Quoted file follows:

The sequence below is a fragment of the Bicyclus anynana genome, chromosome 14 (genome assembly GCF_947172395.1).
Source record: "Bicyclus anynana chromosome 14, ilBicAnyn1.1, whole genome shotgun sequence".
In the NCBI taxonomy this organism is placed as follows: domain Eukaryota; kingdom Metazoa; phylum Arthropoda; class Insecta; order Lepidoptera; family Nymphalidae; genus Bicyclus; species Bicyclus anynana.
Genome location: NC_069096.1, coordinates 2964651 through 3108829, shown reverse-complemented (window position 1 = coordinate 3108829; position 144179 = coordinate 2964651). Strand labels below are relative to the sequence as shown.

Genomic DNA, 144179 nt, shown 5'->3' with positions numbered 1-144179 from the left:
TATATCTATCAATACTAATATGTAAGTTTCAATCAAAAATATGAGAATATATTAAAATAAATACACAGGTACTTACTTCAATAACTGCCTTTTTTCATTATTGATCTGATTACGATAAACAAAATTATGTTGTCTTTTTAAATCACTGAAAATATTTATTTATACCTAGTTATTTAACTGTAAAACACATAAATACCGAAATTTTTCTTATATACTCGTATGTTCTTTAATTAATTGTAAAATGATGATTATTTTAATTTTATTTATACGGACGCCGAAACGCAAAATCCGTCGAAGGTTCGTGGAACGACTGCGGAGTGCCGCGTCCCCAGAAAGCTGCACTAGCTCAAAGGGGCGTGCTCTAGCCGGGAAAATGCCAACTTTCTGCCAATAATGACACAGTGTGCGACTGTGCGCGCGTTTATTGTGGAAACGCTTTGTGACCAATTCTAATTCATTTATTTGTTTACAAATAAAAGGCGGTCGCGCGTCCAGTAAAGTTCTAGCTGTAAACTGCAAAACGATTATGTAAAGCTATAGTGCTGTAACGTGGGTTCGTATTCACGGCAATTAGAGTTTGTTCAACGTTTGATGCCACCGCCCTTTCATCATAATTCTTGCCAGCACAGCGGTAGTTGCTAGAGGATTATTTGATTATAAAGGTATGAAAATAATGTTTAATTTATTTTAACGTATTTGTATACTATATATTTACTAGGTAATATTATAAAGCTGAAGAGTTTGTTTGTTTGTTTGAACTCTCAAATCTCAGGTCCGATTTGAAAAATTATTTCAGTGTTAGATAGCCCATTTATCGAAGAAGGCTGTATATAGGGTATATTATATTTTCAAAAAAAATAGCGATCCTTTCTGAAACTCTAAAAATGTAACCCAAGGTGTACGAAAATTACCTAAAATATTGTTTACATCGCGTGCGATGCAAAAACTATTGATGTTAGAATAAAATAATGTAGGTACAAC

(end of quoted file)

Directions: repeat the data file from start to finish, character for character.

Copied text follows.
The sequence below is a fragment of the Bicyclus anynana genome, chromosome 14 (genome assembly GCF_947172395.1).
Source record: "Bicyclus anynana chromosome 14, ilBicAnyn1.1, whole genome shotgun sequence".
In the NCBI taxonomy this organism is placed as follows: domain Eukaryota; kingdom Metazoa; phylum Arthropoda; class Insecta; order Lepidoptera; family Nymphalidae; genus Bicyclus; species Bicyclus anynana.
Genome location: NC_069096.1, coordinates 2964651 through 3108829, shown reverse-complemented (window position 1 = coordinate 3108829; position 144179 = coordinate 2964651). Strand labels below are relative to the sequence as shown.

Genomic DNA, 144179 nt, shown 5'->3' with positions numbered 1-144179 from the left:
TATATCTATCAATACTAATATGTAAGTTTCAATCAAAAATATGAGAATATATTAAAATAAATACACAGGTACTTACTTCAATAACTGCCTTTTTTCATTATTGATCTGATTACGATAAACAAAATTATGTTGTCTTTTTAAATCACTGAAAATATTTATTTATACCTAGTTATTTAACTGTAAAACACATAAATACCGAAATTTTTCTTATATACTCGTATGTTCTTTAATTAATTGTAAAATGATGATTATTTTAATTTTATTTATACGGACGCCGAAACGCAAAATCCGTCGAAGGTTCGTGGAACGACTGCGGAGTGCCGCGTCCCCAGAAAGCTGCACTAGCTCAAAGGGGCGTGCTCTAGCCGGGAAAATGCCAACTTTCTGCCAATAATGACACAGTGTGCGACTGTGCGCGCGTTTATTGTGGAAACGCTTTGTGACCAATTCTAATTCATTTATTTGTTTACAAATAAAAGGCGGTCGCGCGTCCAGTAAAGTTCTAGCTGTAAACTGCAAAACGATTATGTAAAGCTATAGTGCTGTAACGTGGGTTCGTATTCACGGCAATTAGAGTTTGTTCAACGTTTGATGCCACCGCCCTTTCATCATAATTCTTGCCAGCACAGCGGTAGTTGCTAGAGGATTATTTGATTATAAAGGTATGAAAATAATGTTTAATTTATTTTAACGTATTTGTATACTATATATTTACTAGGTAATATTATAAAGCTGAAGAGTTTGTTTGTTTGTTTGAACTCTCAAATCTCAGGTCCGATTTGAAAAATTATTTCAGTGTTAGATAGCCCATTTATCGAAGAAGGCTGTATATAGGGTATATTATATTTTCAAAAAAAATAGCGATCCTTTCTGAAACTCTAAAAATGTAACCCAAGGTGTACGAAAATTACCTAAAATATTGTTTACATCGCGTGCGATGCAAAAACTATTGATGTTAGAATAAAATAATGTAGGTACAAC